Number of Americans with mental illness grows as healthcare access shrinks – study
17 Apr, 2017
More Americans are suffering from serious psychological distress than in the past decades, according to a new study. But as the demand for mental healthcare becomes greater, such services are actually deteriorating.
Scientists from New York University’s Langone Medical Center analyzed adults aged 18 to 64 from the 2006-2014 National Health Interview Survey. They were examined on 11 indicators, including insufficient money for mental healthcare and having seen a mental health provider.
The research was published in the journal Psychiatric Services on Monday.
Following the analysis, the researchers concluded that 3.4 percent (more than 8.3 million) of adult Americans suffer from serious psychological distress (SPD), which is defined as feelings of sadness, worthlessness, and restlessness which are hazardous enough to impair a person’s physical well-being.
That number is significant, as it represents a rise from previous survey estimates, which put the number of Americans suffering from SPD at 3 percent or less.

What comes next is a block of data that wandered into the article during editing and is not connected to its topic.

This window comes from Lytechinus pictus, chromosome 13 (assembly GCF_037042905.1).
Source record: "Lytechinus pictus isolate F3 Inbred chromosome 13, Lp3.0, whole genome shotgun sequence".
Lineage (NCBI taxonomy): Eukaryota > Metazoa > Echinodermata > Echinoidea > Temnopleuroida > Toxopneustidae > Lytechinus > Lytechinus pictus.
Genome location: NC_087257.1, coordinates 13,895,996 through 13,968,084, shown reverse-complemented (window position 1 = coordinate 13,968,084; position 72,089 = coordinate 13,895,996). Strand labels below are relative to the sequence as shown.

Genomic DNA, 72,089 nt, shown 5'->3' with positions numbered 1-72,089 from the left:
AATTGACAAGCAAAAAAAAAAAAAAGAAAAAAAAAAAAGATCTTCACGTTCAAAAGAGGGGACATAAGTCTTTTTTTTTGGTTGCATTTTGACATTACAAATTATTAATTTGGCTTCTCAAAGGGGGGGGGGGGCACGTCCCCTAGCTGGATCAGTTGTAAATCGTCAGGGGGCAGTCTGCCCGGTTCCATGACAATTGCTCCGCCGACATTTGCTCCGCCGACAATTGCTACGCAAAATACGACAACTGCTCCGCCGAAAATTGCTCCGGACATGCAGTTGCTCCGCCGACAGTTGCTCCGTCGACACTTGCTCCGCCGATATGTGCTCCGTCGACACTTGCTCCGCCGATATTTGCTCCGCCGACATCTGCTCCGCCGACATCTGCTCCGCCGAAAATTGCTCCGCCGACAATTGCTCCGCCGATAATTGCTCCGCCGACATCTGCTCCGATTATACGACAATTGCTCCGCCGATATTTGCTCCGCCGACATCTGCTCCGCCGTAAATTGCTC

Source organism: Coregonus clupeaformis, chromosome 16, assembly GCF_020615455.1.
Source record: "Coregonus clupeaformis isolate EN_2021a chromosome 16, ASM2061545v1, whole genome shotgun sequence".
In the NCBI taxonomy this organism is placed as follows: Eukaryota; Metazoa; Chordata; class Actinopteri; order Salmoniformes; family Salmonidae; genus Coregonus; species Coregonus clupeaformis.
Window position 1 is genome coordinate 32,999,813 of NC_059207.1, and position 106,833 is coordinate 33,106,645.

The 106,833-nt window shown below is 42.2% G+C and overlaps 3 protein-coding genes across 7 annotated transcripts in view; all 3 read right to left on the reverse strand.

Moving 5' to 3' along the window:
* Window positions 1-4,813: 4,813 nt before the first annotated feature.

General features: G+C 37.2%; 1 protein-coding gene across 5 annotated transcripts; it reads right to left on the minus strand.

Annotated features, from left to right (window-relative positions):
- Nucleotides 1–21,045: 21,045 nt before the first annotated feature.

Despite the apparent rise in SPD sufferers, however, healthcare access to address the condition was found to have decreased over the course of the analyzed surveys.
After comparing SPD symptoms from 2006 to 2014, the team estimated that nearly one in 10 distressed Americans (9.5 percent) did not have health insurance that would give them access to a psychiatrist or counselor in 2014. This represented a rise from 2006, when 9 percent lacked any insurance.
A rise was also noted when it came to delays associated with professional help due to insufficient mental health coverage, with 10.5 percent experiencing such delays in 2014. That was compared to 9.5 percent who said they experienced delays in 2006.